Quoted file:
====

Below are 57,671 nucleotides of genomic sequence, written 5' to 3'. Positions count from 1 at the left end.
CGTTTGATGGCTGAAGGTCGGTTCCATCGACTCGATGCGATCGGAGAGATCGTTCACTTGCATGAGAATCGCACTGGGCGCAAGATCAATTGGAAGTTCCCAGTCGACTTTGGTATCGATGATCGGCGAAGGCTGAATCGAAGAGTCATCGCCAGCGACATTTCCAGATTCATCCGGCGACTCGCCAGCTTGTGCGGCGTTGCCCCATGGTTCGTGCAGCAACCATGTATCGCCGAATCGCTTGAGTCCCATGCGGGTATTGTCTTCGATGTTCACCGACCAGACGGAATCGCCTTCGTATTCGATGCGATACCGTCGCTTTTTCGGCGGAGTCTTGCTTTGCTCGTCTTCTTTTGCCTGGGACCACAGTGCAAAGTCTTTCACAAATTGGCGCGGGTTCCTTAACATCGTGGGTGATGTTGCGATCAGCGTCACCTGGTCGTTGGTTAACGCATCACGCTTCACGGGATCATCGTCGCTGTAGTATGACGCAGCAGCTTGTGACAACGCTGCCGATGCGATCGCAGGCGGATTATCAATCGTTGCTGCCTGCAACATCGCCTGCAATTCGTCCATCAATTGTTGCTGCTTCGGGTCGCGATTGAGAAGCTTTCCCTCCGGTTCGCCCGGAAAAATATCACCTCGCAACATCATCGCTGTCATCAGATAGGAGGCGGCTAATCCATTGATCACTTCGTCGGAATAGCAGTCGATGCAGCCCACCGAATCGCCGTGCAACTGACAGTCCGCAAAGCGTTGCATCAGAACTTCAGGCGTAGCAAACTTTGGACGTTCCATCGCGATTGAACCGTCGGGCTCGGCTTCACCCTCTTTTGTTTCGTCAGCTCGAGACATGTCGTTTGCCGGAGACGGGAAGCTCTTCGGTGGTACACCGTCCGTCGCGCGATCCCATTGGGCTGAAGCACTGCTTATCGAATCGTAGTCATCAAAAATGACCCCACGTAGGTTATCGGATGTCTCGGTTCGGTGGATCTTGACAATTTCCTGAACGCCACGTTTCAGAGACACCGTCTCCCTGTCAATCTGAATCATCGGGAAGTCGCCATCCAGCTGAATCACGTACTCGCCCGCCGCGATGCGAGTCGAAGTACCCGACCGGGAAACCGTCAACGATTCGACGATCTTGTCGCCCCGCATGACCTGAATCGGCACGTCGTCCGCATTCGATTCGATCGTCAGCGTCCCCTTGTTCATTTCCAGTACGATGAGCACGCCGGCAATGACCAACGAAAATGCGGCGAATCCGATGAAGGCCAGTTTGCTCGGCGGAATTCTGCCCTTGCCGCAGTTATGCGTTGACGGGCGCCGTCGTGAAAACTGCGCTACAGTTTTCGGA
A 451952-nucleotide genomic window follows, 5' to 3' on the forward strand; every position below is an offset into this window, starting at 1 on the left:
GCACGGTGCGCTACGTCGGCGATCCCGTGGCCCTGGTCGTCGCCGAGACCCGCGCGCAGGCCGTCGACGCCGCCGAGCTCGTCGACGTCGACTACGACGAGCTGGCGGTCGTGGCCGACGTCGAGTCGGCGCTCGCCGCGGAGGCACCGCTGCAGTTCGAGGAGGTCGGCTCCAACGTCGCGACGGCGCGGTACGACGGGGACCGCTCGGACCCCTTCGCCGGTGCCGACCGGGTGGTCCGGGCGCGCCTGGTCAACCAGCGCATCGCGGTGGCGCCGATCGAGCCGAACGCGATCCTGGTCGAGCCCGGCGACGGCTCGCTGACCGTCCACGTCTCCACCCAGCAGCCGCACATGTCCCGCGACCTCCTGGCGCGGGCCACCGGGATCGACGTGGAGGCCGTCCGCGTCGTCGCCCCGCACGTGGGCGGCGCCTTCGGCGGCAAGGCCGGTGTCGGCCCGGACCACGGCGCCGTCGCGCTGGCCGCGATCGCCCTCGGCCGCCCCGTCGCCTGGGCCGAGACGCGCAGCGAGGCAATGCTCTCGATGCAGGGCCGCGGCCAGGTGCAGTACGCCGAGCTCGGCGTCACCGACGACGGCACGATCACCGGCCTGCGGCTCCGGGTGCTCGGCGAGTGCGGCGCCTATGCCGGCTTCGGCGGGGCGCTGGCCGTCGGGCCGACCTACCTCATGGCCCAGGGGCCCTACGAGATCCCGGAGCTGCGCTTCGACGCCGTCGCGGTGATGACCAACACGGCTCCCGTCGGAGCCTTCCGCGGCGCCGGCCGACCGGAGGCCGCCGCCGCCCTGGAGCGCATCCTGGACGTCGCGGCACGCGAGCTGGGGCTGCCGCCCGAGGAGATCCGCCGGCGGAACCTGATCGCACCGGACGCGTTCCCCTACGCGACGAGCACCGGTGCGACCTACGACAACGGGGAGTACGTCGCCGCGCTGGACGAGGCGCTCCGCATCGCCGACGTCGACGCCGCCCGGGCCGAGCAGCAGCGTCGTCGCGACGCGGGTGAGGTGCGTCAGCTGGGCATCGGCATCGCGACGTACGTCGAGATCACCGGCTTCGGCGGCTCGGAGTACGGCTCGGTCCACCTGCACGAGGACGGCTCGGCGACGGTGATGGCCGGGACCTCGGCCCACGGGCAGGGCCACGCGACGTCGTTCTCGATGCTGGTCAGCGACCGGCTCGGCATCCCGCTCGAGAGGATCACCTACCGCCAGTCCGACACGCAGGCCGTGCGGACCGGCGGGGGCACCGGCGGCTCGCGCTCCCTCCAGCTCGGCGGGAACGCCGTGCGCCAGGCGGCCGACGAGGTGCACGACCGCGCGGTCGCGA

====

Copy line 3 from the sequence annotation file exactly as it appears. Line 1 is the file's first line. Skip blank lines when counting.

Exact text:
A 451952-nucleotide genomic window follows, 5' to 3' on the forward strand; every position below is an offset into this window, starting at 1 on the left: